Alisha Sullivan ’14, another of the students says, “At the beginning, we were all pretty serious, pretty constrained. But then Jack and Butch, and the New Columbia community members blew our ideas out of the water. Think big. Think wild.”
Brian Hutsebaut ’14 adds, “And then hone in.”
Fast-forward again to that final day of construction. Students have divided into teams according to interest to tackle the various parts of the project. A few of the students pour cement, others build a collection of welded and woven benches. Still others work on constructing the actual building or stitching together an exterior awning. On break, students are sitting together, chatting amiably.
The progress has been swift: “It’s kind of like when you see someone who’s lost a lot of weight,” explains Caitlin Sweet ’14. “If you had been here day by day, it wouldn’t have been as remarkable. But visiting… One day, they have a platform. The next day: walls! I missed it yesterday, and – poof! – now they have a roof!”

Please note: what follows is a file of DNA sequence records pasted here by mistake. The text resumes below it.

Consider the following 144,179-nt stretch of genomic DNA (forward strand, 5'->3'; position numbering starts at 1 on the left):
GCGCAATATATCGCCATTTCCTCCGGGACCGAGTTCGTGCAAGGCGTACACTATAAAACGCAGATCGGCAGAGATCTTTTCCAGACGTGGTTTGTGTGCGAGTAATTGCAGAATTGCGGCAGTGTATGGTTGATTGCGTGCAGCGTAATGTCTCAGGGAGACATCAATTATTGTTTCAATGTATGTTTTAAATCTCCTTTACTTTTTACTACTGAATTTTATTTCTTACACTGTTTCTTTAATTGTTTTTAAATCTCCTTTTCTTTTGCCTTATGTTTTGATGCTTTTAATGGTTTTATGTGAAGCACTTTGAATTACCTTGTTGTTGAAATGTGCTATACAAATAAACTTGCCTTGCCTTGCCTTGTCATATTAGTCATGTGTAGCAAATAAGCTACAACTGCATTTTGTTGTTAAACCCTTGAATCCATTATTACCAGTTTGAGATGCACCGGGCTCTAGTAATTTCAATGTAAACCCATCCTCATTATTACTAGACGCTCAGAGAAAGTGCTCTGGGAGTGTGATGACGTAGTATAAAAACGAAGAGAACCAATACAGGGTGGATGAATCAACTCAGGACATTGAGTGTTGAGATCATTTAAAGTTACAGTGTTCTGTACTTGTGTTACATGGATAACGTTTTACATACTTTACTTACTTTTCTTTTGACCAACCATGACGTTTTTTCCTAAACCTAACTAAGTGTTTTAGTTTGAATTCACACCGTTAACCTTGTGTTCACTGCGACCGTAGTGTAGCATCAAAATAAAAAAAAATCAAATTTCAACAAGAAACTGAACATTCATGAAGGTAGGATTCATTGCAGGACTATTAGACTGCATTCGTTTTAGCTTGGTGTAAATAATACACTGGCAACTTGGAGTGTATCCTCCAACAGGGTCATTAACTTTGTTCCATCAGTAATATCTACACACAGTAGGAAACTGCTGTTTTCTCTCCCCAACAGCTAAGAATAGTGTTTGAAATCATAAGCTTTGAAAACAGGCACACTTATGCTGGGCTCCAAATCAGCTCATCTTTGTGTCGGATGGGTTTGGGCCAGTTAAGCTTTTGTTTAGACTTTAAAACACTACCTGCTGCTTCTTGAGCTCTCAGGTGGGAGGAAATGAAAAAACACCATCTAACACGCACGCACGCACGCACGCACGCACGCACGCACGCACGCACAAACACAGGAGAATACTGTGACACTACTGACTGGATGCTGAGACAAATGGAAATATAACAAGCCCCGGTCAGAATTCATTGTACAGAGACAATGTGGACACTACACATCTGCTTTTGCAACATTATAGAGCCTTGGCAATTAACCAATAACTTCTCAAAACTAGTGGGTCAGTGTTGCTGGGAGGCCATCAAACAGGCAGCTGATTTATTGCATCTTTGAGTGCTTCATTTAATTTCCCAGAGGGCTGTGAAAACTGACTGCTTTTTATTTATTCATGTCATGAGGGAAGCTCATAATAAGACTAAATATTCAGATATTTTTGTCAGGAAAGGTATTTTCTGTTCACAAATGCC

Those who aren’t resting have bandanas around mouths and noses. Ed Key ’14, who’s manning the cut table, is wearing ear protection, as are those grinding the edges of the cement patio. School buses are driving by, and children congregating on the corners. Neighbors and community members look on curiously. Two residents have also lent an extra hand for the day.
“I got blank stares from the concrete team. I don’t think any of them had any idea what a concrete pour was,” laughs Jack Sanders. “I sent them to YouTube to Google ‘concrete.’”